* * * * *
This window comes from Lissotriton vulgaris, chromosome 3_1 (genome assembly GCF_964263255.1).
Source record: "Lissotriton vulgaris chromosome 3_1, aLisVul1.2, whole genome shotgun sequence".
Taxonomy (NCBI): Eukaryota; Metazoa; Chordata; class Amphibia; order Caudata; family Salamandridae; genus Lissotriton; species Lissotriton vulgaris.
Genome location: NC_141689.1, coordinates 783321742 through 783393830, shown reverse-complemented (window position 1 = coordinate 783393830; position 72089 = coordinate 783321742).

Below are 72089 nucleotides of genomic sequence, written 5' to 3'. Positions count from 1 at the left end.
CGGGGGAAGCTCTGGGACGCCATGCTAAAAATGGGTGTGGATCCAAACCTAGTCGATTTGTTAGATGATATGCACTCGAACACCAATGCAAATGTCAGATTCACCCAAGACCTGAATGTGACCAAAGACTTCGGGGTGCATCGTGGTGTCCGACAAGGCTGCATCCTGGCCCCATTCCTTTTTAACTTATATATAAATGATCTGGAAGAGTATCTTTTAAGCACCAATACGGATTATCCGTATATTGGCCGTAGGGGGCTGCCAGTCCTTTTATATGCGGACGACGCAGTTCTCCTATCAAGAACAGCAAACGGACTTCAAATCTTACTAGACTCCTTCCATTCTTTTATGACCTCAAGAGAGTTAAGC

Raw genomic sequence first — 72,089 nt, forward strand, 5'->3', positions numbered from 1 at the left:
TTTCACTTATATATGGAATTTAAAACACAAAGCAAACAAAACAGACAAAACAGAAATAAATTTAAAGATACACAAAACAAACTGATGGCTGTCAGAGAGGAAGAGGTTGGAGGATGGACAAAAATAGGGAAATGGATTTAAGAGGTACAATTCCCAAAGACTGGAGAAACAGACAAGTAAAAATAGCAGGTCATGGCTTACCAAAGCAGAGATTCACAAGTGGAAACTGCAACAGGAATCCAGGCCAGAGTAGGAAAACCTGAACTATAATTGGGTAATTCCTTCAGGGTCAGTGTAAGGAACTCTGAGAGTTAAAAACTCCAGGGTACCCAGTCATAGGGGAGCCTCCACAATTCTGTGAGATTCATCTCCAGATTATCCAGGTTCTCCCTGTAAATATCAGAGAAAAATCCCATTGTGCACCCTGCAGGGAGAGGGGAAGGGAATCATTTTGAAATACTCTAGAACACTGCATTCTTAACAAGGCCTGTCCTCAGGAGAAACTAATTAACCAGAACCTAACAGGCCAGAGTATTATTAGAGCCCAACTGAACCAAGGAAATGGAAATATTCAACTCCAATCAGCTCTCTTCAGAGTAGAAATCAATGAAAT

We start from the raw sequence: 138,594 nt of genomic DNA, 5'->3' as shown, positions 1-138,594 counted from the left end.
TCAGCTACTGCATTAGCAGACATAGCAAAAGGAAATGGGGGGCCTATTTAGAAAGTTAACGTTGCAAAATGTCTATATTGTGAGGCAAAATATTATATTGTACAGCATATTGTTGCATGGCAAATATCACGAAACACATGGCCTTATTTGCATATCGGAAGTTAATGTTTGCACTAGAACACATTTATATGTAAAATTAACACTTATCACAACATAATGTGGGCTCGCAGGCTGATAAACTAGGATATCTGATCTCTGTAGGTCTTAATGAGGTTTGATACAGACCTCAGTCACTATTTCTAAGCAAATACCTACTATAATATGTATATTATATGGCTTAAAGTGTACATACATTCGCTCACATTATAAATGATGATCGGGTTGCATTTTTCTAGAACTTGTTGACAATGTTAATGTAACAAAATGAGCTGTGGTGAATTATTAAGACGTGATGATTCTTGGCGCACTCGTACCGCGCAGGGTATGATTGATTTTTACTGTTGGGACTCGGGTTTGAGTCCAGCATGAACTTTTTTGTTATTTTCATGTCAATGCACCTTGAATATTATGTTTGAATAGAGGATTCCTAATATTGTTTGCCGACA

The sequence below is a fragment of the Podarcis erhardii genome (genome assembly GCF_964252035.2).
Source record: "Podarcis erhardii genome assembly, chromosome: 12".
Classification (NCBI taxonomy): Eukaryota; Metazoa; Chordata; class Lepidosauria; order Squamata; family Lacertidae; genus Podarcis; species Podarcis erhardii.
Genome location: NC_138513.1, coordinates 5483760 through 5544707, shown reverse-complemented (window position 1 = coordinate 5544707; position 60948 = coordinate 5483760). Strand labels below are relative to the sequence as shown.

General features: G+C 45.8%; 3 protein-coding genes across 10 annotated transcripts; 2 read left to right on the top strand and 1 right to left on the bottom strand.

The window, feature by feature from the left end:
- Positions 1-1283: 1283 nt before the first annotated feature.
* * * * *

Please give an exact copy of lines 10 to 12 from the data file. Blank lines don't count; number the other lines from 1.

TCAGCTACTGCATTAGCAGACATAGCAAAAGGAAATGGGGGGCCTATTTAGAAAGTTAACGTTGCAAAATGTCTATATTGTGAGGCAAAATATTATATTGTACAGCATATTGTTGCATGGCAAATATCACGAAACACATGGCCTTATTTGCATATCGGAAGTTAATGTTTGCACTAGAACACATTTATATGTAAAATTAACACTTATCACAACATAATGTGGGCTCGCAGGCTGATAAACTAGGATATCTGATCTCTGTAGGTCTTAATGAGGTTTGATACAGACCTCAGTCACTATTTCTAAGCAAATACCTACTATAATATGTATATTATATGGCTTAAAGTGTACATACATTCGCTCACATTATAAATGATGATCGGGTTGCATTTTTCTAGAACTTGTTGACAATGTTAATGTAACAAAATGAGCTGTGGTGAATTATTAAGACGTGATGATTCTTGGCGCACTCGTACCGCGCAGGGTATGATTGATTTTTACTGTTGGGACTCGGGTTTGAGTCCAGCATGAACTTTTTTGTTATTTTCATGTCAATGCACCTTGAATATTATGTTTGAATAGAGGATTCCTAATATTGTTTGCCGACA

The sequence below is a fragment of the Podarcis erhardii genome (genome assembly GCF_964252035.2).
Source record: "Podarcis erhardii genome assembly, chromosome: 12".